As a lawyer and a mom of twins conceived via in-vitro using a gestational surrogate, it is with deep personal interest I read about the “personhood” petitions being introduced in all 50 states. On November 8, Mississippi will be the first state to vote on such an measure, Initiative 26.
Positioned as a “civil rights” issue, these extreme measures target abortion and women’s rights – reaching even further into the private life of women by insisting that all fertilized eggs be defined, and protected, as a person – even before a pregnancy is validated by a physician. The consequence of this type of legislation is that it may result in outlawing not only all abortions – but also some forms of contraception and assisted reproductive technologies such as in-vitro fertilization.
The ethics of reproduction is complex and nuanced – as is reproduction and sexuality itself.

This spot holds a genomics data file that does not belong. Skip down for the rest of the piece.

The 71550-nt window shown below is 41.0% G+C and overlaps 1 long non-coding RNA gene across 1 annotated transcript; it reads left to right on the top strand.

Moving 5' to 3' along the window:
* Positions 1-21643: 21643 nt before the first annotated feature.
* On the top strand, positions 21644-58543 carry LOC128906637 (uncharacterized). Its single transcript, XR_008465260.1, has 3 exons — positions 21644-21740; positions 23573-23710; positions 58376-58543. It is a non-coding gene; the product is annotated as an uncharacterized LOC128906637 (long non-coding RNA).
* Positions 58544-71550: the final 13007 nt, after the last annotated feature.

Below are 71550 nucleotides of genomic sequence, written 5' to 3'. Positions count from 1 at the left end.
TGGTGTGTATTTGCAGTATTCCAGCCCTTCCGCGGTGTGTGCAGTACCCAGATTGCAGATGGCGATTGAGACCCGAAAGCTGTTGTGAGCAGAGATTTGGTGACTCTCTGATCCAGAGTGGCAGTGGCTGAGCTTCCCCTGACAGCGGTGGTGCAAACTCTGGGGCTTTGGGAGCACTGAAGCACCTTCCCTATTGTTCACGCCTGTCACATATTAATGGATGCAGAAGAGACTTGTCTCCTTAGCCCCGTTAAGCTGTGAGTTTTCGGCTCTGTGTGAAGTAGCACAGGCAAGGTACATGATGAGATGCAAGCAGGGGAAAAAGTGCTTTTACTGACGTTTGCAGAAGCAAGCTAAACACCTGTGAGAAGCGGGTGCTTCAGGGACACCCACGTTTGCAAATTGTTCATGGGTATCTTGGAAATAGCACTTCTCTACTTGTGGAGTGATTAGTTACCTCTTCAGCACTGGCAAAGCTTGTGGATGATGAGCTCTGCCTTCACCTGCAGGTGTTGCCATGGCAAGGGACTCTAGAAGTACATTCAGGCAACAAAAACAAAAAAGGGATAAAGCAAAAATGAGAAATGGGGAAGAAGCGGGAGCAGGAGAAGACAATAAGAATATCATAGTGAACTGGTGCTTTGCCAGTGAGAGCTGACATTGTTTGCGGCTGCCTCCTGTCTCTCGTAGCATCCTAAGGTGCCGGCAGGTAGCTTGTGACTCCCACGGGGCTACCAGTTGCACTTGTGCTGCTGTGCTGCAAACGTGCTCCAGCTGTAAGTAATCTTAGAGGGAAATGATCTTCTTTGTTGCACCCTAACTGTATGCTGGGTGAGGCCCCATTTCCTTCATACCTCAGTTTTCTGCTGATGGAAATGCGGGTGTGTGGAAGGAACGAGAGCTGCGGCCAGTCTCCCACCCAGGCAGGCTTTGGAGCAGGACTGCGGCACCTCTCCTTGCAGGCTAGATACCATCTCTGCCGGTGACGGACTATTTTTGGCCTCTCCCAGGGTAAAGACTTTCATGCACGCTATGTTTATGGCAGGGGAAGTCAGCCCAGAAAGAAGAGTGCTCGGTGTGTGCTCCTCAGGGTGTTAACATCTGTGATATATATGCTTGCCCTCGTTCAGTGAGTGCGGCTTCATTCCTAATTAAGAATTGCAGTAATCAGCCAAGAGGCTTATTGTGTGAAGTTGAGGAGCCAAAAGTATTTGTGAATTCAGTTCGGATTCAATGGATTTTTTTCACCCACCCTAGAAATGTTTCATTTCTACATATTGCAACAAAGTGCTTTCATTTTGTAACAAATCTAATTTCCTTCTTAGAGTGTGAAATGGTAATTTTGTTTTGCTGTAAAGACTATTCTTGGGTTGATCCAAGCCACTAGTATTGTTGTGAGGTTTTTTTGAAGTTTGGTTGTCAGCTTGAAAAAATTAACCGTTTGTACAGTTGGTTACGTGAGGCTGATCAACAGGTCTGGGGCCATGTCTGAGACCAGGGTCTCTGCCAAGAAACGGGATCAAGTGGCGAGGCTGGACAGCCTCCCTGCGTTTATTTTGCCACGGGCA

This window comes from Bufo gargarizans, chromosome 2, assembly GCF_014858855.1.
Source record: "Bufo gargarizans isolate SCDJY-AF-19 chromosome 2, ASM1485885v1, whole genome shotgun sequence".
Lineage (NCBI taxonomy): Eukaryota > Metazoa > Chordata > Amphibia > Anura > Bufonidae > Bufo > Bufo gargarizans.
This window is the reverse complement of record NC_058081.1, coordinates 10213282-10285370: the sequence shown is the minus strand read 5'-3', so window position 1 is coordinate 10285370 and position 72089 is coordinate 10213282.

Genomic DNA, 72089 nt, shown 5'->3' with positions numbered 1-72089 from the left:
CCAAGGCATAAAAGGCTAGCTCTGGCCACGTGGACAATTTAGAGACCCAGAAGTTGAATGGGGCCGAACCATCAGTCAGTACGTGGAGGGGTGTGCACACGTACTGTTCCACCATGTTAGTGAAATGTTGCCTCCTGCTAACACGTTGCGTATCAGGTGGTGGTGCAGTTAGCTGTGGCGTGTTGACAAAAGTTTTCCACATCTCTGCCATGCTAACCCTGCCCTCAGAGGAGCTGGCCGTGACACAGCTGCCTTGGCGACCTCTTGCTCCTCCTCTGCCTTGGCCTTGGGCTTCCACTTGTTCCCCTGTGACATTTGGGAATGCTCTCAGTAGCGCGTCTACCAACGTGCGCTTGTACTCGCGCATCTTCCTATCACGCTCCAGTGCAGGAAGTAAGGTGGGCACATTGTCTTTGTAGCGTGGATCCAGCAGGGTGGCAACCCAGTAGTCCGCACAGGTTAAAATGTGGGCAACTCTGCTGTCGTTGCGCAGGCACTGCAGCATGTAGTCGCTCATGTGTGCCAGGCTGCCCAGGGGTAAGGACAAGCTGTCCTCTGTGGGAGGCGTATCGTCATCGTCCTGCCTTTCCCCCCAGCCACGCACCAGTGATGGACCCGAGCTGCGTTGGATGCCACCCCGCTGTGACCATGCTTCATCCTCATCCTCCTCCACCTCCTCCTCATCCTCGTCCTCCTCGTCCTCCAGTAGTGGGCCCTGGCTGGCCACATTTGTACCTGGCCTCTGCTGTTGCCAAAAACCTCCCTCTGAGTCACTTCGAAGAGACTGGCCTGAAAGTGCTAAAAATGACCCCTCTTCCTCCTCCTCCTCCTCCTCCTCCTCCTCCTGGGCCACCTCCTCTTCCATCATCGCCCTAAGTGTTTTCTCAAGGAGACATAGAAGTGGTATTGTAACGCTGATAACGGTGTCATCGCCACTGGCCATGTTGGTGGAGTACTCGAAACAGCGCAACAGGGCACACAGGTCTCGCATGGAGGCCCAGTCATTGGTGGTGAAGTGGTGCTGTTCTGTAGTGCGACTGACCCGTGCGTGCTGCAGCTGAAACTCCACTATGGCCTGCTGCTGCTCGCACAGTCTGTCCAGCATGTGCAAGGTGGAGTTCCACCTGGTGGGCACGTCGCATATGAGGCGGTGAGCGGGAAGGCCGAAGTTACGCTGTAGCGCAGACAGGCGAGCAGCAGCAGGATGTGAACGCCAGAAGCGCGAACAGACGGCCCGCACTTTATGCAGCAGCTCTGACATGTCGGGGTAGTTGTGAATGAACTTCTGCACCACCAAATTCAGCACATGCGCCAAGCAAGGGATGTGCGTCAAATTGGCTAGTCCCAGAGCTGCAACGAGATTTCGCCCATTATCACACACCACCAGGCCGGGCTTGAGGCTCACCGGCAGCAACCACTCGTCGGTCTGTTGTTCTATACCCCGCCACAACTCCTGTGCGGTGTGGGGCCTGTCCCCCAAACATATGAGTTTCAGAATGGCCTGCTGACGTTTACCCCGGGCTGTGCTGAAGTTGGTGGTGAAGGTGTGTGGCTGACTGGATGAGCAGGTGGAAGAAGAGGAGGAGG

When Jennifer and I started our journey to parenthood, we knew we had some intrinsic challenges in out parenting quest – but never in our wildest dreams did we imagine we would go through failed IVF, miscarriage, failed adoption, and finally have a gestational surrogate (name) to bring our babies into the world.
Imagine if such a law were in place in our state or on a federal level. Our dream of parenthood would never be fulfilled. This is not only an issue that involves us individually – it is an issue making headlines in the the presidential race.
Like most Americans, we want to see fewer abortions and believe in adoption. We also stand with a recent nationwide survey where 80% of likely voters that agreed with the statement that “government should not be getting involved in the decision to end a pregnancy, it’s better left to a woman, her family and her faith.”
Jennifer and I deeply believe in the sanctity of life. We also believe that defining a fertilized zygote as a “person” does nothing to enhance that sanctity – it only serves to devalue the living breathing men and women faced with individual choices about their futures when a pregnancy is contemplated, a possibility, or established. And with full legal rights, the loss or destruction of a fertilized egg could be classified as murder. This is a truly frightening prospect.
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